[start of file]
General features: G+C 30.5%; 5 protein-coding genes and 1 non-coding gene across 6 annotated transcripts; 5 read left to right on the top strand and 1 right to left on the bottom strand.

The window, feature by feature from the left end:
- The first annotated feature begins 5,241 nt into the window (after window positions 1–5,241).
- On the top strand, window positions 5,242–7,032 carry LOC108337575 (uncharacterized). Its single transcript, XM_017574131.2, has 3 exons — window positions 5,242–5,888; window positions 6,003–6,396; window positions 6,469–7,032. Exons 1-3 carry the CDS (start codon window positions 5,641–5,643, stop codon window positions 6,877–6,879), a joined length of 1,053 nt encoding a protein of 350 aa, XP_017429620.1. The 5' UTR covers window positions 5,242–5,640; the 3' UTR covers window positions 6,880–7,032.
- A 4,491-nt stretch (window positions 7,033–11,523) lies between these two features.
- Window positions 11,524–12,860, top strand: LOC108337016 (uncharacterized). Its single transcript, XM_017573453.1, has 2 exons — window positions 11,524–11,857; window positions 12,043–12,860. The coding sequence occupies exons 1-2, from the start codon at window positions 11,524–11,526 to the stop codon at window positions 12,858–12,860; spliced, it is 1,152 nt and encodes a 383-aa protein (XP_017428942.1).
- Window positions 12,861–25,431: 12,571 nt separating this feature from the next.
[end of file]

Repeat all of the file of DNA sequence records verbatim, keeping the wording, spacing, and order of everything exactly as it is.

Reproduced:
General features: G+C 30.5%; 5 protein-coding genes and 1 non-coding gene across 6 annotated transcripts; 5 read left to right on the top strand and 1 right to left on the bottom strand.

The window, feature by feature from the left end:
- The first annotated feature begins 5,241 nt into the window (after window positions 1–5,241).
- On the top strand, window positions 5,242–7,032 carry LOC108337575 (uncharacterized). Its single transcript, XM_017574131.2, has 3 exons — window positions 5,242–5,888; window positions 6,003–6,396; window positions 6,469–7,032. Exons 1-3 carry the CDS (start codon window positions 5,641–5,643, stop codon window positions 6,877–6,879), a joined length of 1,053 nt encoding a protein of 350 aa, XP_017429620.1. The 5' UTR covers window positions 5,242–5,640; the 3' UTR covers window positions 6,880–7,032.
- A 4,491-nt stretch (window positions 7,033–11,523) lies between these two features.
- Window positions 11,524–12,860, top strand: LOC108337016 (uncharacterized). Its single transcript, XM_017573453.1, has 2 exons — window positions 11,524–11,857; window positions 12,043–12,860. The coding sequence occupies exons 1-2, from the start codon at window positions 11,524–11,526 to the stop codon at window positions 12,858–12,860; spliced, it is 1,152 nt and encodes a 383-aa protein (XP_017428942.1).
- Window positions 12,861–25,431: 12,571 nt separating this feature from the next.